Stokowski circa 1920
Stokowski's French Acoustic Recordings 1919-1924
During the acoustic period from 1919 to the end of 1924, Stokowski and
the Philadelphia Orchestra recorded a number of sides of music of French
composers, many of them not approved for release. Without including
Christoph Willibald von Gluck as a 'French' composer (even though he lived
his last 13 years in Paris), there were 11 Victor Red Seal sides of music
by French composers were released during the acoustic era.
1919 - Chabrier - España Rhapsody
In 1919, after having made no recordings in 1918 due to war-time restrictions,
Stokowski and the Philadelphia Orchestra again returned to Camden for recording.
The 1918-1919 Philadelphia Orchestra season ended on May 3, and on May 8, 9 and 10,
1919, in the Camden Church Studio, Stokowski recorded seven new works, including
two items of French music: the Bizet Carmen - Prelude to Act 1 (described below),
and the Chabrier España Rhapsody.
The España Rhapsody by Emmanuel Chabrier (1841-1894) was composed in
1883 followed a trip by Chabrier to Spain the previous year.
'España, rapsodie pour orchestre'
was premiered in November, 1883 by Charles Lamoureux at his Paris
concerts. It has proved to be his most successful work,
This recording is remarkably successful, given that it was recorded
acoustically. The performance is joyous and the orchestra's playing
is inspired. The effectiveness of the sound is aided by the score's
orchestration, strong in wind instruments, which tend to record well in
the acoustic process. In this recording, the percussion and the two harps
called for in the score are replaced by wind instruments. About
two minutes of the score is cut so as to allow this 6 1/2 minute work
to be accommodated on a 4 1/2 minute 78 RPM side.
Interestingly, after this successful 1919 recording of España,
Stokowski did not record it again until November, 1975,
more than 56 years later !
This recording of España was released in June 1920 on Victor 12
12 inch Red Seal disk 74621, matrix C-22809-7. It was also
released in Britain by the Gramophone Company on DB 384, and later
when double-sided records were released by Victor, on Victor 6241
paired with the
Bacchanale from the Saint-Saëns opera Samson et Dalila
Click here to listen to - download the 1919 Chabrier España Rhapsody
1919 - Bizet -
Carmen Act 1 Prelude
The most numerous composer Stokowski recorded
during this period was Georges Bizet. On May
8, 1919 Stokowski and the Philadelphia Orchestra recorded the Act 1 Prelude from
Prelude, Allegro giocoso, is one of the most famous
opera overtures, having a theme similar to a Spanish
corrida, with also the leitmotif of Escamillo's aria of
This recording was issued on Victor
10 inch Red Seal record 64822 matrix B-22812-4 issued in
Click here to listen to (download) the 1919 Bizet Act 1 Prelude from Carmen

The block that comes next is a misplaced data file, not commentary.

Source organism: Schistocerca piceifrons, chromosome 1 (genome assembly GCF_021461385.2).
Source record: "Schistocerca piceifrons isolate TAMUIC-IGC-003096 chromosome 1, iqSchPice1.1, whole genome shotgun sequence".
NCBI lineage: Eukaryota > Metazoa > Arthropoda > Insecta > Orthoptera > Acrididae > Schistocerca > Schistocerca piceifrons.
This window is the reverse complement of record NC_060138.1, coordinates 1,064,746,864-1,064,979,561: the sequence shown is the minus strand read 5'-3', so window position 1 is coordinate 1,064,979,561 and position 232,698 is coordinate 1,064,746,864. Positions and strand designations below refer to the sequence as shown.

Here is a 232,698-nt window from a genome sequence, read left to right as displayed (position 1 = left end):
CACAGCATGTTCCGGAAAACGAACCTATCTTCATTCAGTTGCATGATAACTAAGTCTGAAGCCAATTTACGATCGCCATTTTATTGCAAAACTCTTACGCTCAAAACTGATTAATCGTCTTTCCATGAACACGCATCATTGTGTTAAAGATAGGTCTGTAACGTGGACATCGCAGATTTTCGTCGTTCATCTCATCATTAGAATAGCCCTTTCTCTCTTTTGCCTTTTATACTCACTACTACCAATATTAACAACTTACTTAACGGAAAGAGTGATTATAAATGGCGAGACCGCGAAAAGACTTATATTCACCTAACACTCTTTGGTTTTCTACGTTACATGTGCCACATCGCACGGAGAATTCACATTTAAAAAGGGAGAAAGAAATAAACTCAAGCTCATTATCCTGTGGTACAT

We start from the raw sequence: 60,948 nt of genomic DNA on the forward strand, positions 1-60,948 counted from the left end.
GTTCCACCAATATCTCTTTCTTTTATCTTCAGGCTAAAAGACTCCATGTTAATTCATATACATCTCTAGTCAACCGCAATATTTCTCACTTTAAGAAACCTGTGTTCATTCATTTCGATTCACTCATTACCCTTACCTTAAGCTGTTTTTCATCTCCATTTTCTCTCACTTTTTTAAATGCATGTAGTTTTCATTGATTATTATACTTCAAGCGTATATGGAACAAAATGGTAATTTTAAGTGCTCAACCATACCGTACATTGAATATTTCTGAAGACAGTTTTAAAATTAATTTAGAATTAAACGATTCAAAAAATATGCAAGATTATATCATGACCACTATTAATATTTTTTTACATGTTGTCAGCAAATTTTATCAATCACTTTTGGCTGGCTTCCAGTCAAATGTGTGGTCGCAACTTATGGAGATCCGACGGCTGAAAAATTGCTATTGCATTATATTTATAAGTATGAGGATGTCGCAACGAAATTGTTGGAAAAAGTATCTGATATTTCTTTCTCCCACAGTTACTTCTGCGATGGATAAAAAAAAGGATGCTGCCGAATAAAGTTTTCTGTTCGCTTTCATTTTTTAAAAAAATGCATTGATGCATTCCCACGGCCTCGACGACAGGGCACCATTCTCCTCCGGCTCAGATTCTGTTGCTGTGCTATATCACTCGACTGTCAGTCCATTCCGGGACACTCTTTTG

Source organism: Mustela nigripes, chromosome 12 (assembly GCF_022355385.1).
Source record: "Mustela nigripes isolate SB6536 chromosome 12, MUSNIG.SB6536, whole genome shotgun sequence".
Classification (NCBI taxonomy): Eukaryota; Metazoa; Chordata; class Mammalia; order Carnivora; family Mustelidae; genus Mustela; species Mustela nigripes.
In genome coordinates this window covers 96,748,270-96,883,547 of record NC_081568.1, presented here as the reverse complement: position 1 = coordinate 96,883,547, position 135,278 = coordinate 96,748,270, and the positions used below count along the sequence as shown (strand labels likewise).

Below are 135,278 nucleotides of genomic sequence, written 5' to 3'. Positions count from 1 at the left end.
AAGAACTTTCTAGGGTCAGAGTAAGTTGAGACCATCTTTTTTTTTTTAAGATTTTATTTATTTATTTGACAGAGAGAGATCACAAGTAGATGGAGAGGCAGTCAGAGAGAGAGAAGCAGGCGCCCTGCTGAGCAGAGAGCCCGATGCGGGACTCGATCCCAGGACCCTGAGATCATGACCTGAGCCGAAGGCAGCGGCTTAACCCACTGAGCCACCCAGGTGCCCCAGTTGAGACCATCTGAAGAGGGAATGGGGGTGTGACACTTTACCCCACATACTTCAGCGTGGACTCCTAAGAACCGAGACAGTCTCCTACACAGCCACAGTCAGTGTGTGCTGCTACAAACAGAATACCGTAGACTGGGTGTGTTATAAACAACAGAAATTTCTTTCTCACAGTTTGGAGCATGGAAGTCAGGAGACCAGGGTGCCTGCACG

1923 - Bizet - Carmen - Changing of the Guard and
Stokowski and the Philadelphians recorded several
excerpts from Carmen during that period. On April 30,
1923 two different excerpts, labeled "Changing of the
Guard, or "Avec la garde montante"
from Act 1, and "Smugglers March", or "Marche des contrebandiers" from Act 3
were issued on a double sided 10 inch Victor Red
Seal disk Victor 1017, matrix B-27902-1 and B-27903-2.
Click here to listen to (download) Carmen - 'Marche des contrebandiers' from Act 3
Click here to listen to (download) Carmen - 'Avec la garde montante' from Act 1
1922 - Bizet - Danse provençale from L'Arlésienne Suite No 2
On January 27, 1922 Stokowski and the Philadelphia Orchestra
recorded section IV - 'Farandole' from Georges Bizet's L'Arlésienne
Suite No 2. This lively music was to accompany
Alphonse Daudet's play L'Arlésienne, and was written by
Bizet in time for the first performance in 1872. Bizet then
made arrangements of passages for various instrumental groups,
including orchestra, from which this Suite no 2 originates.
In the Victor recording ledgers, there is
the note 'check with Mr. Stokowski as to the title of
this work'. This 10 inch Victor Red Seal record was
released with the title 'Spanish Dance', rather than as
'Farandole', presumably to
emphasize the Mediterranean flavor of the music, and to
avoid a name unknown to most.
This brief recording, only about 1 1/2 minutes, and it is
an example of the changes in Victor recording practices
since the first recording sessions of 1917 (which had
used a full orchestra). This 1922 orchestra complement
is reduced to about 45 musicians, and extensive instrumental changes
have been introduced. For example, the percussion which is
a prominent part of the first section of this Prelude has been
replaced by what seems to be a bass wind instrument, perhaps
a contrabassoon. Stokowski was to remake this lively work
7 years years later in May, 1929.
Although recorded early in 1922, this Victor 10 inch
disk 1113 was not released by Victor until the first
half of 1925. By this time, recordings made with the
electrical process were also being released, so that
this recording had relatively poor sales, and is
consequently a rare disk to find.
Click here to listen to (download) Bizet's 1922 'Spanish Dance' from L'Arlésienne Suite No 2
1920 - Saint-Saëns - Samson et Dalila Bacchanale
Later in 1920, on December 6, Stokowski recorded music from the opera
Samson et Dalila which Camille Saint-Saëns had completed in 1877.
This is the famous Bacchanale music from Act 3 of the opera
during which Samson is taunted by Dalila and the High Priest, leading
Samson to pull down the pillars of the temple, concluding the opera -
dramatic music for a dramatic scene.
Stokowski and the Philadelphia Orchestra had tried, unsuccessfully
to record this work during the October 18 and 19, 1920
recording sessions. The released recording is certainly a notable success.
This approximately 4 minute excerpt is played with vitality and vividly recorded,
particularly given the technical possibilities of acoustic recording in 1920.
What an evocative oboe introduction by Marcel Tabuteau! And the recording
shows the Philadelphia strings to be already unsurpassed in that era, if competing
recordings are to be considered in comparison. This recording transcends the